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The toiler. (Cleveland, Ohio) 1919-1922, August 20, 1920, Image 1

Image and text provided by Ohio Historical Society, Columbus, OH

Persistent link: https://chroniclingamerica.loc.gov/lccn/sn88078683/1920-08-20/ed-1/seq-1/

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No. 133.
CLEVELAND, OHIO, FRIDAY, AUG. 20, 1920. Price Five Cents.
Workers' Shop Committees vs.
Bosses' Committees
The smartest among the capitalists who own
the industries are beginning to understand that
the time when they can act as czars and kaisers
in their factories is gone. They see that some
thing new is on the way that the workers are
going to have a voice in the management of the
shops and factories.
These capitalists have come to the con
clusion that their is no use trying to openly
fight the workers' movement toward industrial
democracy control of the shops by the work
ers and for the workers. But that does not mean
that they are going to give in and let the work
ers take control. Since in an open fight they
are hound to lose, they arc trying the trick of
seeming to give the workers what they want
without any fight. At the same time that they
seemingly are making their surrender, they
manage to trick the workers into maintaining
the same old system.
This is what the shop organizations and
shop committees which are being organized un
der the direction of the bosses mean. There are
now hundreds of industrial plants in which
the bosses have given the workers gome sort
a part in the management through committees
or some other organization within tho plant.
There are a number of concerns that have
houses representatives, senates and cabinets
organized within tne plant, all for the purpose
of making the workers believe that they really
have something to say in running the insti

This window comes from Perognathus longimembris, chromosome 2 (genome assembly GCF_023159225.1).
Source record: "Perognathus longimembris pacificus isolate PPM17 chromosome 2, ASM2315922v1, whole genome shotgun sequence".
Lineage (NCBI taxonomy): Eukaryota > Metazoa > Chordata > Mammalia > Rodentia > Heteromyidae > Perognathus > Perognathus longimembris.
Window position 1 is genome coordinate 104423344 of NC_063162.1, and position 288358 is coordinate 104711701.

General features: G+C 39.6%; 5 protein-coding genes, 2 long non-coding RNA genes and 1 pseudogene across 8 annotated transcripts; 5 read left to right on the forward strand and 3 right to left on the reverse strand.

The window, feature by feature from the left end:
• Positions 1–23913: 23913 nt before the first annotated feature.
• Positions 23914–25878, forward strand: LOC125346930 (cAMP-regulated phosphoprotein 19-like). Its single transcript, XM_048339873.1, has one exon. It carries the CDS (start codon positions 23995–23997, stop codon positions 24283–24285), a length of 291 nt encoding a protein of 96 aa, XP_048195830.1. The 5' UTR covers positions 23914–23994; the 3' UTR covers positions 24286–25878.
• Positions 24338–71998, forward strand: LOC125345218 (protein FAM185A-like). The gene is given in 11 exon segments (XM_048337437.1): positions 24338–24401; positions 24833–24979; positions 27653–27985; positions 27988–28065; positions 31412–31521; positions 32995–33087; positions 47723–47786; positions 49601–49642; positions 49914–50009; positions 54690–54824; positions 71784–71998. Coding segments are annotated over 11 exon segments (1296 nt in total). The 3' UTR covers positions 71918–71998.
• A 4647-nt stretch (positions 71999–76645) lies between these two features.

tution. This "industrial democracy" which the
bosses hand the workers as a gift is a fraud. In
all such organizations there are strings tied
to the proposition or the thing is so organized
that the bosses are able to keep control.
The reason why the bosses can control
these organizations is clear. Usually when their
are elections they are "conducted under the
direction of the management of the shop. There
are enough willing tools of the bosses in every
shop so that a committee satisfactory to the
bosses can be elected. Furthermore, if aggres
sive workers are elected, they are usually
afraid to take any action contrary to the wishes
of the management. They know that they have
been elected by instructions from the bosses,
that the whole proposition came down from
above, and that there is no solidly organized
body of workers behind them, and consequently
they are afraid to take any independent action
for fear of losing their jobs.
In practically every instance where such
"industrial democracy" has been established
it has proven worse for the workers than if it
did not exist. By clever manipulation the bos
ses can always get these committees or other
organizations, which are under their thumbs,
to make rules which are harsher than those
the bosses could make on their own account,
and if their is complaint, the workers are told
that they themselves are responsible for these
The workers should boycott shop organizn
lid)i ;iml shop committees which the bosses offer
them as a gift. Such organizations only fasten
the chains of wage slavery tighter. They play
the bosses game and that is the reason they
are organized.
In place of this fraudulent "industrial de
mocracy" from above, tho workers must in
dependently create their own shop organiza
tions and shop committees. The first thing to
(Continued on pge 6.)

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